Wednesday, February 29, 2012
The Chesterville Record Page 15
ECORD Classiffieds R
Deadline Monday 5 P.M. $ Plus (ST minimum for 20 words. Additional words 30Â˘ each.
613-448-2321 FAX: 613-448-3260
COMING EVENTS COMING EVENTS ST. PATRICKâ€™S TEA & BAKE SALE Maryâ€™s School, St. Chesterville, Annual St. Patrickâ€™s Tea and Bake Sale. Thursday, March 8, 11:00 a.m. - 1:00 p.m. (Snow date: Friday, March 9.) Lunch provided $6.00/adult, $3.00/child, Preschool free. Everyone welcome! Excellent baked goods! 32 ELDER ABUSE WORKSHOP Raise your awareness of elder abuse. Attend a free information session on warning signs of elder abuse, and how to prevent it. March 22 at the Old Town Hall in Winchester, 1:30 p.m. and 7:00 p.m. Everyone is welcome. Register in advance online at northdundas.com or by phone (613) 774-2105. 34 SPRING SUPPER March 25, 2012. Winchester Chapter OES from 4:00 - 6:00 p.m. at Henderson Hall, 518 Church St., Winchester, Ontario. Menu: Turkey, ham, mashed potatoes, stuffing, salad and homemade pies. E v e r y o n e welcome. Price: $12.00, Children 6 - 12 $6.00, under 6 years Free. Tickets 613448-2028 or at the door. 35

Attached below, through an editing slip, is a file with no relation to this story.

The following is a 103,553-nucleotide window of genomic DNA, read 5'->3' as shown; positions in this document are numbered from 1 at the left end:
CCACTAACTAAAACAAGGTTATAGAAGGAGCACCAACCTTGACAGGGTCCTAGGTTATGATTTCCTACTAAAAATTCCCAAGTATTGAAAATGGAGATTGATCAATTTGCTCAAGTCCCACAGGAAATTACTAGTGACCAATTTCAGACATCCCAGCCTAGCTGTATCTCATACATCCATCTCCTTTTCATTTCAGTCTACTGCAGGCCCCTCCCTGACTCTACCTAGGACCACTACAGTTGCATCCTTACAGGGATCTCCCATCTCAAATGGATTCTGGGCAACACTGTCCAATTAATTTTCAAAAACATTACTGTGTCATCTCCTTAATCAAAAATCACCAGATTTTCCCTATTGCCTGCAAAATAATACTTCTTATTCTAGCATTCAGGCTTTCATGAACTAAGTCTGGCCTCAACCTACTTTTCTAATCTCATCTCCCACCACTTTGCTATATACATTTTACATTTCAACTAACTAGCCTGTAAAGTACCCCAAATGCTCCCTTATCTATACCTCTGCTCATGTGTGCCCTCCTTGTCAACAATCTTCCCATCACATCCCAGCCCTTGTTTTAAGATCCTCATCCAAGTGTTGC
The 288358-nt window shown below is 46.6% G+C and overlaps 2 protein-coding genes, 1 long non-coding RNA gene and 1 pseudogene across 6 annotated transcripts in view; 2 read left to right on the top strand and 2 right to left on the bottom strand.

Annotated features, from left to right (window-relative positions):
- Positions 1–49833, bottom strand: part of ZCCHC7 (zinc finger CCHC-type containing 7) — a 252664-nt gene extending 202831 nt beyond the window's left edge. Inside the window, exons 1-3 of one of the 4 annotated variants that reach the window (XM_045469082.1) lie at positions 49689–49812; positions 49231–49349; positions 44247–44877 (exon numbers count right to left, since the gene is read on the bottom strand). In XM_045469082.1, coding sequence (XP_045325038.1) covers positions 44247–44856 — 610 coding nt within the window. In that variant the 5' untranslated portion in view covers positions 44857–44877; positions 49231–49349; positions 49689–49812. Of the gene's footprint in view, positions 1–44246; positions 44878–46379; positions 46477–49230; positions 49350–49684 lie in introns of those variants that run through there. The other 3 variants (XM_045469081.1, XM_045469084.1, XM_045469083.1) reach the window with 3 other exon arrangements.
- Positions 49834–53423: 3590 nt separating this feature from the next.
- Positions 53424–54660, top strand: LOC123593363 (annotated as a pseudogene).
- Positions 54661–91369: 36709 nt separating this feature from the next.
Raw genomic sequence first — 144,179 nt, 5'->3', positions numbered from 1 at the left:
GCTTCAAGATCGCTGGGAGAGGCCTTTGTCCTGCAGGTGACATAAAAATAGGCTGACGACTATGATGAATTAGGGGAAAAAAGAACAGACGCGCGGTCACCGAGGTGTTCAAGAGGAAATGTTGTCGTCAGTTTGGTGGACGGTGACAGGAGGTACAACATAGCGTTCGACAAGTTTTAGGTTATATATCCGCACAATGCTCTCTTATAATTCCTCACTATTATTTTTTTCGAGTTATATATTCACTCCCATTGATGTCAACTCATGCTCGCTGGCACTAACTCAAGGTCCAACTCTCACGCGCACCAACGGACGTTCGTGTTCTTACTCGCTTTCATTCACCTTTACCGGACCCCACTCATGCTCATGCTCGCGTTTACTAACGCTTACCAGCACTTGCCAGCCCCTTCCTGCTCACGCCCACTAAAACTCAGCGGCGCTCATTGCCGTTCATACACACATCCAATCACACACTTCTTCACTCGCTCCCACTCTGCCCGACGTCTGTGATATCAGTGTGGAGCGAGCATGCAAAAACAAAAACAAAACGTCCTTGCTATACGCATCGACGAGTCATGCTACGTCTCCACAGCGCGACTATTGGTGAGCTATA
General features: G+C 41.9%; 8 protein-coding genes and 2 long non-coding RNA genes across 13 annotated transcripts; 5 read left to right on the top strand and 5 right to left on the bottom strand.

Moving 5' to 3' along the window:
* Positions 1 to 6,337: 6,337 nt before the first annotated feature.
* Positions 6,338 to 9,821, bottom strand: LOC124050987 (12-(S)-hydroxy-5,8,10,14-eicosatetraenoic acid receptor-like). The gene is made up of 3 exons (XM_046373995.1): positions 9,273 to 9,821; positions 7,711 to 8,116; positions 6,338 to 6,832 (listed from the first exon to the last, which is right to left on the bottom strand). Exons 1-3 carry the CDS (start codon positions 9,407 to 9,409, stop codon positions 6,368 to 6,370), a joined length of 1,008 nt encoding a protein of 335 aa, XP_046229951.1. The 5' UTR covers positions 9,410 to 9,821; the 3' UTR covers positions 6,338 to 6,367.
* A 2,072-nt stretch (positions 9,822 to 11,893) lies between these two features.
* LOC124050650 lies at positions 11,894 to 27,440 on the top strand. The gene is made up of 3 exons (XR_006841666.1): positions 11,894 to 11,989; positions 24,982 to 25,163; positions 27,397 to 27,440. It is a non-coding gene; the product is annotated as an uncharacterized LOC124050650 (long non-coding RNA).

YE OLDE BARGAIN SHOPPE A great place to shop for good used items and clothing. Unbelievable prices. St. Andrewâ€™s Presbyterian Church basement, 34 Mill St., Chesterville. Open Wednesday 10 - 3 p.m., Thursday 10 - 3 p.m. & 6 - 8 p.m. All donations greatly appreciated. tfc
613-448-9061 613-880-0022 Farm and Home Renovations/Repairs or Additions Licensed and Insured
â€“ IN THE â€“
I M P R OV E M E N T The Chesterville Recordâ€™s Annual
Sp r i ng
CAR CARE 2012
Spring Home Improvement Supplement